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What Are the Arkansas DWI Laws?

Driving under the influence of alcohol or drugs, also known as driving while intoxicated (DWI), is against the law in Arkansas and carries tough penalties. Arkansas DWI laws cover limits and rules for testing blood alcohol levels, suspension or revocation of driver's licenses, and penalties for operating a motor vehicle while intoxicated.

Blood Alcohol Concentration (BAC) Limits in Arkansas

In Arkansas, if a driver's BAC reaches 0.08% or higher, the person is driving while intoxicated. This is called a "per se" BAC limit DWI law which means that there isn't a need for any other evidence to support a DWI conviction.

For drivers under the legal drinking age of 21 years old, the BAC limit is 0.02%. This is called a "zero tolerance law" and is intended to curb and punish underage drinking and driving.

Implied Consent

Like many other states, Arkansas has what is known as an "implied consent" law which means that simply operating a motor vehicle in the state implies consent to a chemical analysis of the driver's blood, breath, or urine for detection of alcohol, drugs, or other controlled substances. If the chemical analysis is refused, driving privileges can be suspended.

Criminal Penalties

Along with administrative penalties such as a license revocation or suspension, the criminal penalties for a DWI conviction in Arkansas include:

  • First offense: punishable by up to 1 year in prison and up to $1,000 in fines. In lieu of a prison sentence the court may order 30 days of community service.
  • Second offense within 5 years after first offense: punishable by up to 1 year in prison and up to $3,000 in fines. In lieu of a prison sentence the court may order 60 days of community service.
  • Third offense within 5 years after first offense: punishable by up to 1 year in prison and up to $5,000 in fines. In lieu of a prison sentence the court may order 90 days of community service.
  • Fourth offense within 5 years after first offense: a felony punishable by up to 6 years in prison and up to $5,000 in fines. In lieu of a prison sentence the court may order 1 year of community service.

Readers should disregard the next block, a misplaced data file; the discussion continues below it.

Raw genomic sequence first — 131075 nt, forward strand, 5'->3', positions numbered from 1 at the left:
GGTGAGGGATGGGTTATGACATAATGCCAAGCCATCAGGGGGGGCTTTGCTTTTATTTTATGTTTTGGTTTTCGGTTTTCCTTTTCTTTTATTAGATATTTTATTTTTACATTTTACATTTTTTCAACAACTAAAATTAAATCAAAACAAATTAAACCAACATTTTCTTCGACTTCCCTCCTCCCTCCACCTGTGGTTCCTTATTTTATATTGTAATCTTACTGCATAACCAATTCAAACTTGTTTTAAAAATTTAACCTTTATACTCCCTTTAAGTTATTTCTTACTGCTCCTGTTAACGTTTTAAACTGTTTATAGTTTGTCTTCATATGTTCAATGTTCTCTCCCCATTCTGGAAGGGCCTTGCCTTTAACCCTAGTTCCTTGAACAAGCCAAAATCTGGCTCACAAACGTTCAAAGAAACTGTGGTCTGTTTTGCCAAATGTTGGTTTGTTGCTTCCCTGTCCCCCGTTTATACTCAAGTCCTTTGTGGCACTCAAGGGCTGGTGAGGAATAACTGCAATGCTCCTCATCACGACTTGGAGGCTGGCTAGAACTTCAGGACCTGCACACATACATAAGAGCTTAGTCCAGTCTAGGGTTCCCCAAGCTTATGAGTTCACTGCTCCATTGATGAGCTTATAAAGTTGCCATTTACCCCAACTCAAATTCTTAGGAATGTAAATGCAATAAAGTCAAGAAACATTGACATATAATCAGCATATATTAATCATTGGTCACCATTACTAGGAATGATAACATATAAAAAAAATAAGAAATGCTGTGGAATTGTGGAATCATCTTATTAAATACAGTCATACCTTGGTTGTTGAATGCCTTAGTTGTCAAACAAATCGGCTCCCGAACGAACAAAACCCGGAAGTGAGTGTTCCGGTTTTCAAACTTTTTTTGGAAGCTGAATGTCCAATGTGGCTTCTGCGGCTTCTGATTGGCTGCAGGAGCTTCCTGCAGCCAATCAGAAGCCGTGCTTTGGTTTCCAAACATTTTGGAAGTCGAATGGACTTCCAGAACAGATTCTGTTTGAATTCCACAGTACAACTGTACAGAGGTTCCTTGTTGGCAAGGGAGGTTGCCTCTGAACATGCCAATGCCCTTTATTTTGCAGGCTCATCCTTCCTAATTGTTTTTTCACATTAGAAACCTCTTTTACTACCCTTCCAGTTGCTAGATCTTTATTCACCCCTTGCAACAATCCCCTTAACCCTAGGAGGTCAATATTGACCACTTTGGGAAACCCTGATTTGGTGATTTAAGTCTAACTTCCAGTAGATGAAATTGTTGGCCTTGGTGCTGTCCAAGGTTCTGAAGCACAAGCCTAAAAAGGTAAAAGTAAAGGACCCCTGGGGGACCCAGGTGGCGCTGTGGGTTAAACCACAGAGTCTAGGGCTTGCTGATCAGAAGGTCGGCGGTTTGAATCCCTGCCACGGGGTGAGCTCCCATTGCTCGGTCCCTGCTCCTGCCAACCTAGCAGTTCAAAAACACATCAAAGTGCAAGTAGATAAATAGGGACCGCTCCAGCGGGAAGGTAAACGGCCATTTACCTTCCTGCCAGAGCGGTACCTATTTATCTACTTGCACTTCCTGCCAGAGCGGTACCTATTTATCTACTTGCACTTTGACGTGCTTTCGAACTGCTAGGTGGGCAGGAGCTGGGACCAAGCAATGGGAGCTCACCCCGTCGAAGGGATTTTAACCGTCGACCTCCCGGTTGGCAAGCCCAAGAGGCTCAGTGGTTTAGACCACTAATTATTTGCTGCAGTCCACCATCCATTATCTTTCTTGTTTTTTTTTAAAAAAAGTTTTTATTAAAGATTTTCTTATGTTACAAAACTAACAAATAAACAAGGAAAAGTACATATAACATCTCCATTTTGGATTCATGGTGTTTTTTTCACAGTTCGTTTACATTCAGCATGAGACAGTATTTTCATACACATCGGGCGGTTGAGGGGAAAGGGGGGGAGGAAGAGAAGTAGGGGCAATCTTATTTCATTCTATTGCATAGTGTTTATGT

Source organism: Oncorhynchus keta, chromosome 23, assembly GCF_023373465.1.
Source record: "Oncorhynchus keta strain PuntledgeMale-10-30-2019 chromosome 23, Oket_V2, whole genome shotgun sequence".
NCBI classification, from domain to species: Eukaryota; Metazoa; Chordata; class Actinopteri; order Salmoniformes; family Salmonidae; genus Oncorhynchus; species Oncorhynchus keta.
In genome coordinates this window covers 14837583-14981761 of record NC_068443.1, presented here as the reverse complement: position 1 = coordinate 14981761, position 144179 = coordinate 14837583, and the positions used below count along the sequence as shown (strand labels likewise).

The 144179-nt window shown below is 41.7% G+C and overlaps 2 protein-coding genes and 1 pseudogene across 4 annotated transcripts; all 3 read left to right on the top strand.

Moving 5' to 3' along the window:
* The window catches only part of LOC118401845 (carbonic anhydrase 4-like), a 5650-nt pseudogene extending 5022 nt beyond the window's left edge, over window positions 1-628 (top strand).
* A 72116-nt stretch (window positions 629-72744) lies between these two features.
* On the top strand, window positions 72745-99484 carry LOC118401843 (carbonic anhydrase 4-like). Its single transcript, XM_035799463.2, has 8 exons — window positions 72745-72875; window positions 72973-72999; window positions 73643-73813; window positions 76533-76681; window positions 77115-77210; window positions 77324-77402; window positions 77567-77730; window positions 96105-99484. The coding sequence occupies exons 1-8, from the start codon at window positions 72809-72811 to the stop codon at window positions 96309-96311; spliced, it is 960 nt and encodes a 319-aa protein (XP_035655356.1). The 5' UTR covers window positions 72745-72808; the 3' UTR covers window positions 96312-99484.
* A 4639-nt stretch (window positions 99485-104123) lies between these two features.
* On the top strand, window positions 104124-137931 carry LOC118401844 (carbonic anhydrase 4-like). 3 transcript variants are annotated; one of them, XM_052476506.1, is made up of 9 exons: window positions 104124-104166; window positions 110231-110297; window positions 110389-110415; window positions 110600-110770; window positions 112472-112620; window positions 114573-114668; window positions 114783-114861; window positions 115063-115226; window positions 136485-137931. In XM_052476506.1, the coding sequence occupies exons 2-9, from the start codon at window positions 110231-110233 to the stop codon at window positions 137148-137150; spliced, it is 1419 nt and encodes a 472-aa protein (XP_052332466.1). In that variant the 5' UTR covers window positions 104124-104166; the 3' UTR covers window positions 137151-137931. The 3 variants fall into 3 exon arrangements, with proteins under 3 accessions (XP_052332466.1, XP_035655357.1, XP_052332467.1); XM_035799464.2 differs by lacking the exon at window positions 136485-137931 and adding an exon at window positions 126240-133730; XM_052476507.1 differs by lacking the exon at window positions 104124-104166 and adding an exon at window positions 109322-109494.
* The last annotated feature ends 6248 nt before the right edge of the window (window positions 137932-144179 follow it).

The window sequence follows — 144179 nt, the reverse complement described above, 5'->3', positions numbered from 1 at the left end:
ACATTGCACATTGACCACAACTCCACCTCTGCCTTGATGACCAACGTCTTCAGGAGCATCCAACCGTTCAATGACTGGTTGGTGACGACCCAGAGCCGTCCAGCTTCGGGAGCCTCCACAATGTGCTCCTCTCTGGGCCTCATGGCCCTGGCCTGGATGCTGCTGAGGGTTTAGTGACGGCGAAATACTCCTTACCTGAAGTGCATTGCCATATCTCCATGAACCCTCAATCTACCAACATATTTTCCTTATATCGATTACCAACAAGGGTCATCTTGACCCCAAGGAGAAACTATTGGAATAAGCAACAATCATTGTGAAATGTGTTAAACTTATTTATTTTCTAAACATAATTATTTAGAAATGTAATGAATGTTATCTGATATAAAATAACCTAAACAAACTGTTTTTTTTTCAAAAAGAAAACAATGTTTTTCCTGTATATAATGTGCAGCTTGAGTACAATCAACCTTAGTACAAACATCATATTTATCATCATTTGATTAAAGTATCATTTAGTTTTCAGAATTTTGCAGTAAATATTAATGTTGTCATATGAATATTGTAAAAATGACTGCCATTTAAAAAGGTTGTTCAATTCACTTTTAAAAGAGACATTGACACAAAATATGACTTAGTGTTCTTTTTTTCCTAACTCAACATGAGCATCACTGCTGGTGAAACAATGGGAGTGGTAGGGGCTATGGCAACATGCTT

• Fifth offense within 5 years after first offense: a felony punishable by up to 10 years in prison and up to $5,000 in fines. In lieu of a prison sentence the court may order 2 years of community service.

The above penalties may be enhanced if the drunk driving results in an accident, property damage, or death.

Administrative Penalties and License Suspensions

Arkansas' DWI laws permit an automatic suspension of a person's driver's license upon a first offense. A first time DWI offense may cause a driver's license to be suspended for six months.

However, if an ignition interlock device is allowed by the Office of Driver Services, a restricted license may be issued. A restricted license limits driving to the following places: to and from work, school, an alcohol or drug abuse treatment program, or an ignition interlock device service center. An ignition interlock device requires that the driver blow into the device to test their BAC. If the BAC is above a certain level, the driver's car won't start.

For a second or third DWI offense within 5 years of the first offense, the driver's license may be suspended for 24 or 30 months, respectively. If an ignition interlock device is allowed, then the license is suspended for at least 45 days. Thereafter, the driver has a restricted license for the balance of the 24 or 30 month period.

For a fourth DWI offense within 5 years of the first offense, the driver's license may be suspended for 4 years.

For each offense, the driver must also complete an alcohol education program.

Getting Legal Help

DWI laws can be confusing. If you've been arrested or charged with DWI, you should consult with an Arkansas DWI attorney who can counsel you on your rights and responsibilities as a driver.

You Don’t Have To Solve This on Your Own – Get a Lawyer’s Help

Meeting with a lawyer can help you understand your options and how to best protect your rights. Visit our attorney directory to find a lawyer near you who can help.

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Can I Solve This on My Own or Do I Need an Attorney?

  • Complex DUI situations usually require a lawyer
  • DUI defense attorneys can challenge Breathalyzer/Intoxilyzer or blood test results
  • A lawyer can seek to reduce or eliminate DUI penalties
  • A lawyer can help get your license back

Get tailored advice and ask your legal questions. Many attorneys offer free consultations.

 

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